by Irene Jagla
The Trap Vinyasa™ yoga class bursts into a spontaneous call-and-response led by our instructor, Abiola Akanni, as we flow into a twerking sequence. It’s a chorus that perfectly encapsulates the class’s philosophy. Sweat drips down my forehead and stings my eyes as I attempt to mimic Abiola’s hip undulations while balancing on the balls of my feet. The heavy bass beats of Cardi B pump through the steamy room filled with 16 other happy, but somewhat exhausted, students. Continue reading Trap Vinyasa Makes Enlightenment Accessible
by Susan Fried (words and photos)
Monday saw hundreds of Family, friends and community members gather at Magnuson Park to honor the one-year anniversary of the death of Charleena Lyles at Magnuson Park, just across the street from the apartment complex where the mother of 4 was shot 7 times by 2 Seattle Police officers last June. Continue reading Friends and Family Gather to Honor One-Year Anniversary of Charleena Lyles’ Death
by Emerald Staff
If clichés hold true then the revolution may not be televised, but it will be sung, organized, fought for, and ultimately won if Jerrell Davis has his way.
While most prominently known for his adroit rap skills under his stage name Rell Be Free, The South End bred Davis, has simultaneously kept a foothold in the realms of education, poetry, organizing, and community building. Continue reading Rapper Rell Be Free’s Tools for Seattle’s Revolution: Classroom, Stage, Streets
by Pastor Harvey Drake
(accompanying photos are from various Juneteenth celebrations from across Seattle taken by Susan Fried)
Freedom is an intrinsic spiritual value that is deeply rooted in the DNA of our country. It is a value we celebrate nationally. For weeks preceding Independence Day, our flag covers items in stores as families look forward to gathering for food and fireworks. Continue reading Articles of Faith: Juneteenth – A Valuable Story of Freedom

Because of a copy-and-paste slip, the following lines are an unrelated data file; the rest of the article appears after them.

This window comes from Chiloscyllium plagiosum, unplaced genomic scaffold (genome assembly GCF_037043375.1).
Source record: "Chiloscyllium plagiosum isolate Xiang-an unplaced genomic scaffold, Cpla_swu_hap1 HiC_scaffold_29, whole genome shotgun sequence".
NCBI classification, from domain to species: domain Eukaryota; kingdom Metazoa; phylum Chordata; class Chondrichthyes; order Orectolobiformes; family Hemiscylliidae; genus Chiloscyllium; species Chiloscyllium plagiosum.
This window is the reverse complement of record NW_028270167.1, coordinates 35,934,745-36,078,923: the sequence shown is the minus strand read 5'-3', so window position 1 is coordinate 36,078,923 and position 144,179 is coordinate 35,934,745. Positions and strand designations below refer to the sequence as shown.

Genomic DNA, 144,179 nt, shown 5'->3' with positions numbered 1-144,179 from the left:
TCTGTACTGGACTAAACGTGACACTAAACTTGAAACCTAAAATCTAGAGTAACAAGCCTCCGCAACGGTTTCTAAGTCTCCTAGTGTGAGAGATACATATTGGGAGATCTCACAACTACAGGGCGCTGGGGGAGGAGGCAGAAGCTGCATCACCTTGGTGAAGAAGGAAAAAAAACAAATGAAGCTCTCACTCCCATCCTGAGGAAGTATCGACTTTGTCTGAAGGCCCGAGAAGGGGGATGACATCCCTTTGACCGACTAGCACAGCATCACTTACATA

by Will Sweger
On the night of June 13, 2017, in the tight suburban sprawl of Burien, a series of events played out that ended with police shooting Tommy Le in the back. Le, 20 years old at the time, was set to graduate with a high school diploma from South Seattle Community College. Continue reading Report on Tommy Le’s Death and the Sheriff’s Office Media Relations Presented to King County Council
by Lola E Peters
Mass deportations, children separated from families, government denials, religion as a tool of hate and justification for murder. None of these things sounds new to Chad Goller-Sojourner. As a young, Black, gay man in Seattle during the 1980s and a member of the activist gay rights organization ACT-UP in New York City in the 1990s, he’s seen and heard it all before. Continue reading Parallel Lives: AIDS Activist Chad Goller-Sojourner’s Marching in Gucci
by Amina Ibrahim
As you pass by the intersection of 12th Avenue and Alder Street in Seattle, it is hard to miss the yellow façade of the Children and Family Justice Center.
For many people, the building stands for mass incarceration and a punitive system that fails youth, especially youth of color. It represents a mechanism that allows our educational institutions to perpetuate the school to prison pipeline, whereby black students are suspended at a higher rate than their white peers and represent 31% of school-related arrests—despite being only 16% of public school enrollment—according to the ACLU. Continue reading What Do Alternatives to Youth Detention Look Like?